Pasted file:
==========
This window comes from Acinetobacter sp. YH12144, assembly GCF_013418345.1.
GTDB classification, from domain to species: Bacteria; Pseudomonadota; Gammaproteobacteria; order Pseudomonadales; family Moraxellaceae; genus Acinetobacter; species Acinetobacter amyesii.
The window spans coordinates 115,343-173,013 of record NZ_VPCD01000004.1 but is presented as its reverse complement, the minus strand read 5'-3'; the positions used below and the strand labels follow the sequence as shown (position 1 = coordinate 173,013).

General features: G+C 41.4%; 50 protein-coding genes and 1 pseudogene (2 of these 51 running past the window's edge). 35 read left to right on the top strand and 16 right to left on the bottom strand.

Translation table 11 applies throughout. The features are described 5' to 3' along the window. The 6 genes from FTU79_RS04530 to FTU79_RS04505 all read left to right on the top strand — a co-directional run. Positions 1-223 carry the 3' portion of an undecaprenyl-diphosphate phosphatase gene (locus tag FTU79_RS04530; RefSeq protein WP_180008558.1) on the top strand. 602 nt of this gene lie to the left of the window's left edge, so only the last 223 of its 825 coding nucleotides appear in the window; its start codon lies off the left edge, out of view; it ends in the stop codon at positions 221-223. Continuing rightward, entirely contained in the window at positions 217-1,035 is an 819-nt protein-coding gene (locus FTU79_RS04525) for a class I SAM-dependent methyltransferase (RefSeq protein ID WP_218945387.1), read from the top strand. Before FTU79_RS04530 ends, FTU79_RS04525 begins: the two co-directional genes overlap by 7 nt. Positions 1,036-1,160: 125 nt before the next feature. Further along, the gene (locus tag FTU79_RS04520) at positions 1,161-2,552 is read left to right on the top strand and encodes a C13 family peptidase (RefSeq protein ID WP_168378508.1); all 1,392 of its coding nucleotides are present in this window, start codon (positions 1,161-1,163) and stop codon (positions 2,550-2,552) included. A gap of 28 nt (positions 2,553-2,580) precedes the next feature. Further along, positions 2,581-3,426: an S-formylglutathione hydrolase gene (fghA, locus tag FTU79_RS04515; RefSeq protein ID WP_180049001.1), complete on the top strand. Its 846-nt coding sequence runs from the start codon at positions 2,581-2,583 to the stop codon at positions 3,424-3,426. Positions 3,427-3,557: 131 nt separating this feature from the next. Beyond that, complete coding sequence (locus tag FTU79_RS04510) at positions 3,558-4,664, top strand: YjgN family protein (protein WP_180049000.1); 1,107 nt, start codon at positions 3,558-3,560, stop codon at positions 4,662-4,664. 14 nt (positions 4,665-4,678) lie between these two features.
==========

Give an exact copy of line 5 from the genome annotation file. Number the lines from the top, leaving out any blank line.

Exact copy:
Translation table 11 applies throughout. The features are described 5' to 3' along the window. The 6 genes from FTU79_RS04530 to FTU79_RS04505 all read left to right on the top strand — a co-directional run. Positions 1-223 carry the 3' portion of an undecaprenyl-diphosphate phosphatase gene (locus tag FTU79_RS04530; RefSeq protein WP_180008558.1) on the top strand. 602 nt of this gene lie to the left of the window's left edge, so only the last 223 of its 825 coding nucleotides appear in the window; its start codon lies off the left edge, out of view; it ends in the stop codon at positions 221-223. Continuing rightward, entirely contained in the window at positions 217-1,035 is an 819-nt protein-coding gene (locus FTU79_RS04525) for a class I SAM-dependent methyltransferase (RefSeq protein ID WP_218945387.1), read from the top strand. Before FTU79_RS04530 ends, FTU79_RS04525 begins: the two co-directional genes overlap by 7 nt. Positions 1,036-1,160: 125 nt before the next feature. Further along, the gene (locus tag FTU79_RS04520) at positions 1,161-2,552 is read left to right on the top strand and encodes a C13 family peptidase (RefSeq protein ID WP_168378508.1); all 1,392 of its coding nucleotides are present in this window, start codon (positions 1,161-1,163) and stop codon (positions 2,550-2,552) included. A gap of 28 nt (positions 2,553-2,580) precedes the next feature. Further along, positions 2,581-3,426: an S-formylglutathione hydrolase gene (fghA, locus tag FTU79_RS04515; RefSeq protein ID WP_180049001.1), complete on the top strand. Its 846-nt coding sequence runs from the start codon at positions 2,581-2,583 to the stop codon at positions 3,424-3,426. Positions 3,427-3,557: 131 nt separating this feature from the next. Beyond that, complete coding sequence (locus tag FTU79_RS04510) at positions 3,558-4,664, top strand: YjgN family protein (protein WP_180049000.1); 1,107 nt, start codon at positions 3,558-3,560, stop codon at positions 4,662-4,664. 14 nt (positions 4,665-4,678) lie between these two features.